“Africa’s Elephants Must be Saved, Stop Ivory Trade Talks,” Say Wildlife Conservation Symposium Delegates

Publication Date: 
Mon, 08/28/2006
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Elephant populations in West and Central Africa are some of the continent’s most vulnerable and most depleted. Only about three percent of Africa’s elephants can be found in the region, less than 20,000 individuals – where once hundreds of thousands of elephants roamed. These individuals are now pocketed into small, fragmented groups and are highly threatened by loss of habitat due to unplanned expansion of human settlements leading to rife human-elephant conflicts, and poaching for the bushmeat and ivory trades.
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New IFAW Report Uncovers Public Safety Dangers

Publication Date: 
Thu, 08/24/2006
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    More than 5,000 big cats are kept in facilities licensed by the U.S. Department of Agriculture (USDA) and it is estimated that thousands more are kept as pets.
     
    “We’ve seen too many tragedies that could have been prevented,” said Gregory Wetstone, IFAW’s U.S. director. “Against a background of dozens of dangerous big cat incidents, the new report demonstrates that the current USDA license system does not guarantee public safety or humane conditions.

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    Washington D.C.
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    IFAW helps dogs after volcano forces evacuation of Indonesian villages

    Publication Date: 
    Thu, 07/06/2006
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    Mt. Merapi, a 2,965-meter-high volcano, has threatened eruption since May 13 and has spewed sulfur and heat clouds into the sky. On June 16, a 700-degree Celsius heat cloud struck nearby villages and spread ash across areas of Yogyakarta and Central Java – forcing scores of people to evacuate their homes. Mt. Merapi last erupted in 1994 killing at least 66 people. An eruption in 1930 killed 1,370 people.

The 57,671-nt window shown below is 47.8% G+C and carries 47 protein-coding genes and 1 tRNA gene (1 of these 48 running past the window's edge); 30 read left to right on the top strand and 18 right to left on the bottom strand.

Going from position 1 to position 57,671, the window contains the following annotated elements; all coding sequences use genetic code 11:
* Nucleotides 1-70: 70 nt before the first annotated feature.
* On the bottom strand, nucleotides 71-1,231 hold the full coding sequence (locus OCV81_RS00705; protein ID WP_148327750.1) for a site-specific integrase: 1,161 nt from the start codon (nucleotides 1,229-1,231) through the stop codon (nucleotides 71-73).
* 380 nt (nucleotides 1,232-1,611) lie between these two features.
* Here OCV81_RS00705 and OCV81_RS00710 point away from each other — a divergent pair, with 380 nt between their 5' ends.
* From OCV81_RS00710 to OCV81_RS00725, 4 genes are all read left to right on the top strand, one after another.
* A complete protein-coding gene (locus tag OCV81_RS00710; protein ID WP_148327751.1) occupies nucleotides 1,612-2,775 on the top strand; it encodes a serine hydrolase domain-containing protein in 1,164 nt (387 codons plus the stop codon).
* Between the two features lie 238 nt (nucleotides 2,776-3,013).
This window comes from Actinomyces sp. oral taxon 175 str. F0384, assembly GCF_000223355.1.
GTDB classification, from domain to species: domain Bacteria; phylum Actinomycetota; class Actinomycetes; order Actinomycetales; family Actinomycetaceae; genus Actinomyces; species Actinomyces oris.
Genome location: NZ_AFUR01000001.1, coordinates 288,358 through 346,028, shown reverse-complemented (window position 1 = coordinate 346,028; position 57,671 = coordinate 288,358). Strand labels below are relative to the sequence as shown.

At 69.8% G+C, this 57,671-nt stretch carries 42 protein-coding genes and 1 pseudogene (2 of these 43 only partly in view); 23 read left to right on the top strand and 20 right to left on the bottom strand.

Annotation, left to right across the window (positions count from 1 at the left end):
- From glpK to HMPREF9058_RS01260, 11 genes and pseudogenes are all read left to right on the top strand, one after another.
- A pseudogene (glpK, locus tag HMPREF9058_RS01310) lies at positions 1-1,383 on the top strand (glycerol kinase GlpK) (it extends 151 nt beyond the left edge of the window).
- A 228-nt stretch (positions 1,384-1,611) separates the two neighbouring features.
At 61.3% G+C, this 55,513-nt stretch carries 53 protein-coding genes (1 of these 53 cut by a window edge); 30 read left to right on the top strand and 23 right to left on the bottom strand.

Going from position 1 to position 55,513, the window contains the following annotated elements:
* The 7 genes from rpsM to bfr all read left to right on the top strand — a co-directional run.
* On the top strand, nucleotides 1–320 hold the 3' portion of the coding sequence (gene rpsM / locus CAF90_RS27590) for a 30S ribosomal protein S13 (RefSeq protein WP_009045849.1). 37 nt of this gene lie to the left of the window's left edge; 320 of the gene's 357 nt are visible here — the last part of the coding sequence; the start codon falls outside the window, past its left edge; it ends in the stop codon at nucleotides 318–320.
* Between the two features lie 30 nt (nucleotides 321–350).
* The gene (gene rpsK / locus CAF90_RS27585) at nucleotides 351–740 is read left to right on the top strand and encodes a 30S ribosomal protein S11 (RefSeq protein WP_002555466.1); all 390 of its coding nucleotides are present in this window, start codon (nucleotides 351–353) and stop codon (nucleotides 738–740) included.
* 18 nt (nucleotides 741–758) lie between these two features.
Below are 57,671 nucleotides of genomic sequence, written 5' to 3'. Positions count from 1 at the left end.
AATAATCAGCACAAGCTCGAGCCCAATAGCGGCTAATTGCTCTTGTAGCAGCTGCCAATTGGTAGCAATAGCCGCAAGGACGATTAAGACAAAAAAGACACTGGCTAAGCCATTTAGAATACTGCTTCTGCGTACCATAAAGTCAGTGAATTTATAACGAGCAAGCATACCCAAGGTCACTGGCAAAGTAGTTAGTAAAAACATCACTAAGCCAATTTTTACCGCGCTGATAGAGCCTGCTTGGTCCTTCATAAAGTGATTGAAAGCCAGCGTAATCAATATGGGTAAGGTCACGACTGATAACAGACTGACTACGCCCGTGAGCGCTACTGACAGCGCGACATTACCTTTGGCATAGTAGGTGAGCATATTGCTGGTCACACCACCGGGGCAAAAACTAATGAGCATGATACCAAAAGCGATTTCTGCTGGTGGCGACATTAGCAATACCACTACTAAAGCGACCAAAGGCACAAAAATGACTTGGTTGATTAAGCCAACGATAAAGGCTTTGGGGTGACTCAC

The threatening volcano has forced nearby residents into refugee camps.
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    Yogyakarta, Indonesia,
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    IFAW Stands With Greenpeace as Activists are Arrested at International Whaling Meeting

    Publication Date: 
    Tue, 06/20/2006
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    The demonstration came on the last day of the 58th meeting of the International Whaling Commission (IWC) taking place June 16-20 at the Marriott Resort in St. Kitts. Just yesterday, the IWC passed a resolution by consensus stating that, “the Commission and Contracting Governments support the right to legitimate and peaceful forms of protest and demonstration.” St.
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    Growth of Pacific Islands Whale Watching Industry Cited at Meeting of International Whaling Commission

    Publication Date: 
    Mon, 06/19/2006
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    The preliminary findings show that the region’s whale watching activities have increased 45% for the period 1998-2005, with a total of 109,540 whale watchers in 2005 alone. The report also found that the Cook Islands, French Polynesia and Guam experienced the strongest annual average growth rates; and that new whale watching operations have emerged recently in Palau, Papua New Guinea, Samoa & Solomon Islands.

    Australia’s Minister for the Environment and Heritage, the Hon.

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    Row over “St. Kitts and Nevis Declaration” Erupts at International Whaling Commission Meeting